Public Opinion Snapshot: Comprehensive Immigration Reform and the Arizona Law
Arizona’s draconian new law allowing police to interrogate suspected illegal immigrants at will and detain them if they can’t produce papers has received support in a number of public polls. But that support has been wrongly interpreted as indicating declining support for comprehensive immigration reform. Recent polling shows just how far from the truth that interpretation is.
Consider these results from a bipartisan poll by Lake Research Partners and Public Opinion Strategies, conducted for America’s Voice. In that poll—conducted after passage of the Arizona law—voters were asked if they supported "comprehensive immigration reform," defined as:
“Under this proposal, the federal government would strengthen border security and crack down on employers who knowingly hire illegal immigrants. Illegal immigrants currently living in the United States would be required to register with the federal government, undergo criminal background checks, pay taxes, learn English, and go to the back of the line for U.S. citizenship.”
This proposal received overwhelming support, 78 percent in favor against 16 percent against, despite all the publicity about the Arizona law.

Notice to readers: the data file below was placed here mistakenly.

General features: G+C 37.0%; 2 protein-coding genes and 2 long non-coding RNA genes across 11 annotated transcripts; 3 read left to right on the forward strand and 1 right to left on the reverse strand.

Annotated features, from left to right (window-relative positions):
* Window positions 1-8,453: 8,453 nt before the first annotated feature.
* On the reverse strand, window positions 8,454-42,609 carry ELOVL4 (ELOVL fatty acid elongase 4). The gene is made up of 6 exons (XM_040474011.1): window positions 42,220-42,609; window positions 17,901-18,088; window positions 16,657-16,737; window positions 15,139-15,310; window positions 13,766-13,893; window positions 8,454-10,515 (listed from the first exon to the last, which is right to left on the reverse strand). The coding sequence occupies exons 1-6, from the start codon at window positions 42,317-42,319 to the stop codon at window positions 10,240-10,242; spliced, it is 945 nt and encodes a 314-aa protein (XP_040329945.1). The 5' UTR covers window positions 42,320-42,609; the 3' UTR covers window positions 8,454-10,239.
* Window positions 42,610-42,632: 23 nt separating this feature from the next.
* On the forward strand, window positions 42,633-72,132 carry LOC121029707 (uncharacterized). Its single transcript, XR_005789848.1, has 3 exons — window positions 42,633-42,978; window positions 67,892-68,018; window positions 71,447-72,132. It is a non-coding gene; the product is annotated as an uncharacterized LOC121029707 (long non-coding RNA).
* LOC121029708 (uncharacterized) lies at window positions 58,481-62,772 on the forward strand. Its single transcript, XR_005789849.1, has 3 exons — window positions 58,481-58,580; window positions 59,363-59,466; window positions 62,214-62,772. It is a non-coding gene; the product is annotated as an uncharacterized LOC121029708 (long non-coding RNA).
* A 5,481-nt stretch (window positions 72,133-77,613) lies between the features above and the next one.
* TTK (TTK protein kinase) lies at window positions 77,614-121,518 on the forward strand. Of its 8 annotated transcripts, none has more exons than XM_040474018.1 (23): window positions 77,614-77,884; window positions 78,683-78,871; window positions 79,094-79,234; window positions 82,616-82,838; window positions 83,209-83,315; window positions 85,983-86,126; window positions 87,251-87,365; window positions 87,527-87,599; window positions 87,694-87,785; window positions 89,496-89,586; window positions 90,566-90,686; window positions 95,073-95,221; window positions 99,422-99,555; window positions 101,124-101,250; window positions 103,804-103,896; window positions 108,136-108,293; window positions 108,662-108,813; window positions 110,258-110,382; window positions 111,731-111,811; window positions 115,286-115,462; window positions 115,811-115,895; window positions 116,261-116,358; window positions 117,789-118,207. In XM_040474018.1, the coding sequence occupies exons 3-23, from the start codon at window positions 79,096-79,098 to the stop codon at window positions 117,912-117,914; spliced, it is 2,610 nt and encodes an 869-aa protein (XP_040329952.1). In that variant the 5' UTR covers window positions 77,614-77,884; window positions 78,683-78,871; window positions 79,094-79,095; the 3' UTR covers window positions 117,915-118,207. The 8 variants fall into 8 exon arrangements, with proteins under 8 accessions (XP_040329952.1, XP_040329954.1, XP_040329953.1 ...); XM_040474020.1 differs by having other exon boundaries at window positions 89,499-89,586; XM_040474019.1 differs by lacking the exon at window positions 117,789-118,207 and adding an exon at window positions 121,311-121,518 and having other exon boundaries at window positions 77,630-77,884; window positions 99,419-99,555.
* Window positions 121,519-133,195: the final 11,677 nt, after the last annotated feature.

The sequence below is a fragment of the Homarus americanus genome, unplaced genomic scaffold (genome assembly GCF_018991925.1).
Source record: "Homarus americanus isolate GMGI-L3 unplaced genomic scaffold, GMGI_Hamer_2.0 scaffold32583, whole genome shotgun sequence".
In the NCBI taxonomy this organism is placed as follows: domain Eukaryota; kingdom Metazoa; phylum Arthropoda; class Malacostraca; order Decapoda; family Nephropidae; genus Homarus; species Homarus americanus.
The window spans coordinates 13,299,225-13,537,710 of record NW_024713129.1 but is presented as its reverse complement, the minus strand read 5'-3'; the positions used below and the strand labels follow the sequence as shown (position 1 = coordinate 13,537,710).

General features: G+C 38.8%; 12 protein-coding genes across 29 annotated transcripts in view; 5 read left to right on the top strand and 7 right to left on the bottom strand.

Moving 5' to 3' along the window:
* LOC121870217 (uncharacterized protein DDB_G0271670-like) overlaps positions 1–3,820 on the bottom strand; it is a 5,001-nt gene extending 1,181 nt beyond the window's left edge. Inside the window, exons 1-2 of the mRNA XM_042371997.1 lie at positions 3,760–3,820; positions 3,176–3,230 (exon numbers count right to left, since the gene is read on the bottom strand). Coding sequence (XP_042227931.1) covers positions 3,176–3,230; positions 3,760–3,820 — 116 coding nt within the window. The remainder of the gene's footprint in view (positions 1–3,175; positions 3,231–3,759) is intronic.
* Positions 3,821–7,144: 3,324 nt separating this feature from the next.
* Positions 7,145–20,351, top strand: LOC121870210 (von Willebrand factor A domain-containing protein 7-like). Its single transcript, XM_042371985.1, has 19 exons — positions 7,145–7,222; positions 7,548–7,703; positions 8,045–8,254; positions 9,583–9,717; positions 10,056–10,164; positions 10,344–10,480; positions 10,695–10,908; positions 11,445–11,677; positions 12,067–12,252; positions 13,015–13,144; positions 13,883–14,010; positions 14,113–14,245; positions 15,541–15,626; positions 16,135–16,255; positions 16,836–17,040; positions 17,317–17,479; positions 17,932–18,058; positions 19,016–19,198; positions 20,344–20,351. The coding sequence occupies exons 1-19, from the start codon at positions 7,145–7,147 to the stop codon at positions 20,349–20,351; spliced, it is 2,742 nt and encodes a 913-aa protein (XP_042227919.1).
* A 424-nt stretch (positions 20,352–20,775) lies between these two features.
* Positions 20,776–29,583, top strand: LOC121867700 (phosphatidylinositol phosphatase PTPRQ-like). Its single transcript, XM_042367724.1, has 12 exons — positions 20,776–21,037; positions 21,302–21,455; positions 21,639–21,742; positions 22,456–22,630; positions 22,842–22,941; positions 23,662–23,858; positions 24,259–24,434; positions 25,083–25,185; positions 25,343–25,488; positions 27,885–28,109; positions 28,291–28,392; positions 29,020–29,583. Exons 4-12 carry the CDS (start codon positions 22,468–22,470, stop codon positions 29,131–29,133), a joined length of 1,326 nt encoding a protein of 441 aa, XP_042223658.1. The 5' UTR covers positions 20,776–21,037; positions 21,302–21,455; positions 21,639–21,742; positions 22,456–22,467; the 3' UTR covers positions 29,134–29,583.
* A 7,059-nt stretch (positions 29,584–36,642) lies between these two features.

How is that possible given the documented public support for the Arizona law? The reason is very simple: supporters of the Arizona law are also overwhelmingly supportive (84 percent) of comprehensive immigration reform. This suggests that much of the support for the Arizona law reflects an urgent desire for action on the immigration issue rather than a single-minded commitment to the Arizona approach.
And in fact this desire for action is clearly documented in the same poll. Three-quarters (76 percent) said they wanted Congress to take action now on this proposal rather than wait. Policymakers take note.
Ruy Teixeira is a Senior Fellow at the Center for American Progress. To learn more about his public opinion analysis go to the Media and Progressive Values page and the Progressive Studies program page of our website.
To speak with our experts on this topic, please contact:
Print: Liz Bartolomeo (poverty, health care)
202.481.8151 or email@example.com
Print: Tom Caiazza (foreign policy, energy and environment, LGBT issues, gun-violence prevention)
202.481.7141 or firstname.lastname@example.org
Print: Allison Preiss (economy, education)
202.478.6331 or email@example.com
Print: Tanya Arditi (immigration, Progress 2050, race issues, demographics, criminal justice, Legal Progress)
202.741.6258 or firstname.lastname@example.org
Print: Chelsea Kiene (women's issues, TalkPoverty.org, faith)
202.478.5328 or email@example.com
Print: Beatriz Lopez (Center for American Progress Action Fund)
202.741.6255 or firstname.lastname@example.org
Spanish-language and ethnic media: Rafael Medina
202.478.5313 or email@example.com
TV: Rachel Rosen
202.483.2675 or firstname.lastname@example.org
Radio: Sally Tucker
202.481.8103 or email@example.com